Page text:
Editorial Board   Guest Author

Mr. Wolf

Erik Wolf

Executive Director, World Food Travel Association

Erik Wolf is the visionary founder of the world’s food tourism industry, and of the World Food Travel Association. He is a highly sought speaker, thought leader, strategist and consultant, in the US and abroad, on all aspects of food and drink tourism. Mr. Wolf is considered the go-to food tourism industry resource for media outlets that have included CNN, the BBC, the Wall Street Journal, Newsweek, NBC, GQ, Forbes, Huffington Post, PeterGreenberg.com, the Australian Broadcasting Corporation, Arirang Korea, Sky Media (UK) and many more. He has spearheaded projects for world-class brands that have included the Province of Alberta (Canada), American Express, Walt Disney, Marriott Hotels & Resorts, Royal Caribbean Cruise Line, just to name a few. During his tenure as Executive Director of the Association, Mr. Wolf launched several innovative products for our industry, including the annual Food Travel Monitor, including the Monitor’s PsychoCulinary profiling tool for food travelers; the Certified Culinary Travel Professional program; Business Readiness Training in Food Tourism; and Food Travel Talk TV. He is also the publisher of Have Fork Will Travel, the food tourism industry’s most comprehensive handbook. Mr. Wolf’s articles, speeches and research have been published in dozens of languages, including Chinese, Spanish, Greek, Polish, Russian, Portuguese and many more. Mr. Wolf also advises to UNESCO’s Creative Cities Network gastronomy program and the UNWTO’s Gastronomy Network. Mr. Wolf holds a B.A. in languages from the University of Virginia and an M.A. in Travel Marketing and International Communication from The American University in Washington, D.C. For Mr. Wolf, food is a way to communicate and connect with local people. A command of several languages has helped him navigate through dozens of countries. He has lived in Australia, Denmark, New Zealand, Singapore and South Africa. The more he traveled, the more he realized that many destinations have wonderful but untold stories in the form of truly unique food and beverage experiences. Mr. Wolf enjoys recommending unusual and remarkable food and beverages experiences from obscure lands. Don't ever let him loose in a grocery store in another country - you won't see him for hours. Please visit http://www.worldfoodtravel.org for more information.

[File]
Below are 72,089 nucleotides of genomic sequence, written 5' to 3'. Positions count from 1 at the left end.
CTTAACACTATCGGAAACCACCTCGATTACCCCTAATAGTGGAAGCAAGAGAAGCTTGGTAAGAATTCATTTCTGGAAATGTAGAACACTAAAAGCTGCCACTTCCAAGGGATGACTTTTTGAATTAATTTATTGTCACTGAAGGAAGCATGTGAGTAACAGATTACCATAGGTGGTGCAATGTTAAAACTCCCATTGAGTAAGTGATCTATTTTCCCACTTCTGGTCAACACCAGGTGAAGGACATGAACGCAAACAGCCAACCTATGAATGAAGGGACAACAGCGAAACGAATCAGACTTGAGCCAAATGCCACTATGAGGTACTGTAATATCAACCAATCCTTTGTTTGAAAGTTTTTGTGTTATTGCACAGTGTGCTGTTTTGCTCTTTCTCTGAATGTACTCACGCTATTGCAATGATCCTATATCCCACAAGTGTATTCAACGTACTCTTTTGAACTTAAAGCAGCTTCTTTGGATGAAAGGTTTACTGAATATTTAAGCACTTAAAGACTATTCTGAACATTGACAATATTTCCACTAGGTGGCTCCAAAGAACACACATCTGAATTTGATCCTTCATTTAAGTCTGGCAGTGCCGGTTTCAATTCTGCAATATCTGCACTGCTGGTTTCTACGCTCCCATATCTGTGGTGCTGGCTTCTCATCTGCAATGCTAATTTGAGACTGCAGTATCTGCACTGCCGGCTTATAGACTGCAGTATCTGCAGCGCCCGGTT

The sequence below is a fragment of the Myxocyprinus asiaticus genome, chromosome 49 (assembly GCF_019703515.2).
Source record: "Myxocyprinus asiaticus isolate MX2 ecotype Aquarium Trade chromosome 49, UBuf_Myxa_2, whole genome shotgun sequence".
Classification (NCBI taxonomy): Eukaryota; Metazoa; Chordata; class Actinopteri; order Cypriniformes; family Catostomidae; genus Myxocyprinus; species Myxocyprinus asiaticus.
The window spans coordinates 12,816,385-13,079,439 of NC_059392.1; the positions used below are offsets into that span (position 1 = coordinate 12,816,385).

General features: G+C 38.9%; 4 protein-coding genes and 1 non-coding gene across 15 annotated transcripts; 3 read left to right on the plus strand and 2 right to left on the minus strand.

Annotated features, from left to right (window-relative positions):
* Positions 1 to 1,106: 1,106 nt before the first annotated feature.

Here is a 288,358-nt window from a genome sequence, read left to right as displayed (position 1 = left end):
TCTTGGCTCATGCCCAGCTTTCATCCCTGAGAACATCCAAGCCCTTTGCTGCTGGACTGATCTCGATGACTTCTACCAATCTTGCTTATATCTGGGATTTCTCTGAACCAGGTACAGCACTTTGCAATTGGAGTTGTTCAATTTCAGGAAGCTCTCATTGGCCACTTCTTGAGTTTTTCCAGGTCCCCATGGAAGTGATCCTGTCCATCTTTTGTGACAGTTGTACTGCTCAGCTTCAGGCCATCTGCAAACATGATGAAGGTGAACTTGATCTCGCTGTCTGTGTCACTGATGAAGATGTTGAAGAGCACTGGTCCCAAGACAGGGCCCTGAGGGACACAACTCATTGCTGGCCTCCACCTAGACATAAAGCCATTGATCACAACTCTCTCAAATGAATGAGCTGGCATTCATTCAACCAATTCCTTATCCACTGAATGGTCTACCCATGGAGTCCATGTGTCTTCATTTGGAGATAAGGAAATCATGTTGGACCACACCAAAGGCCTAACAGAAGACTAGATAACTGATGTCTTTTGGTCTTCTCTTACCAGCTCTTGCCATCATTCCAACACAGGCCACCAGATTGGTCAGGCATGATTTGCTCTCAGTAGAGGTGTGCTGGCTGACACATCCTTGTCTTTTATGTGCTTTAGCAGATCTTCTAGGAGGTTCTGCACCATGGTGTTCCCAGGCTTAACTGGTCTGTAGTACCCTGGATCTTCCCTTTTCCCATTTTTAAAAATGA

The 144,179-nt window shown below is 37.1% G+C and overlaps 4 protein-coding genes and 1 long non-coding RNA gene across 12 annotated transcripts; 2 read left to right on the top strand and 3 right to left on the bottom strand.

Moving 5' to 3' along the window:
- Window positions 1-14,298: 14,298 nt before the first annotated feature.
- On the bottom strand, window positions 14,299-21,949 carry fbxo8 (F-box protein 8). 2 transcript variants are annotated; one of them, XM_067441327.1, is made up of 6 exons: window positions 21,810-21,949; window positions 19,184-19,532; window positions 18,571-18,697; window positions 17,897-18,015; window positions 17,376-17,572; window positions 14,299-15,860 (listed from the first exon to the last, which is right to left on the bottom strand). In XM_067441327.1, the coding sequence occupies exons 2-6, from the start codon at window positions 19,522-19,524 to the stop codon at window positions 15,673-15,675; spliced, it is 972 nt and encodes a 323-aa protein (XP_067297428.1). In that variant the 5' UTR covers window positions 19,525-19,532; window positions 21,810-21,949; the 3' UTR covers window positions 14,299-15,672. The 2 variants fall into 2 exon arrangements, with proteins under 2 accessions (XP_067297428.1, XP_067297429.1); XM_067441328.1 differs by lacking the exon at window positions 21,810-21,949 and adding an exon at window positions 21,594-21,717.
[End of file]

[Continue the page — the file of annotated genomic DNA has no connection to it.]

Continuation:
Mr. Wolf can be contacted at (1) 503-213-3700 or erik@worldfoodtravel.org

Coming up in April 2018...

Guest Service: Empowering People

Excellent customer service is vitally important in all businesses but it is especially important for hotels where customer service is the lifeblood of the business. Outstanding customer service is essential in creating new customers, retaining existing customers, and cultivating referrals for future customers. Employees who meet and exceed guest expectations are critical to a hotel's success, and it begins with the hiring process. It is imperative for HR personnel to screen for and hire people who inherently possess customer-friendly traits - empathy, warmth and conscientiousness - which allow them to serve guests naturally and authentically. Trait-based hiring means considering more than just a candidate's technical skills and background; it means looking for and selecting employees who naturally desire to take care of people, who derive satisfaction and pleasure from fulfilling guests' needs, and who don't consider customer service to be a chore. Without the presence of these specific traits and attributes, it is difficult for an employee to provide genuine hospitality. Once that kind of employee has been hired, it is necessary to empower them. Some forward-thinking hotels empower their employees to proactively fix customer problems without having to wait for management approval. This employee empowerment—the permission to be creative, and even having the authority to spend money on a customer's behalf - is a resourceful way to resolve guest problems quickly and efficiently. When management places their faith in an employee's good judgment, it inspires a sense of trust and provides a sense of higher purpose beyond a simple paycheck. The April issue of the Hotel Business Review will document what some leading hotels are doing to cultivate and manage guest satisfaction in their operations.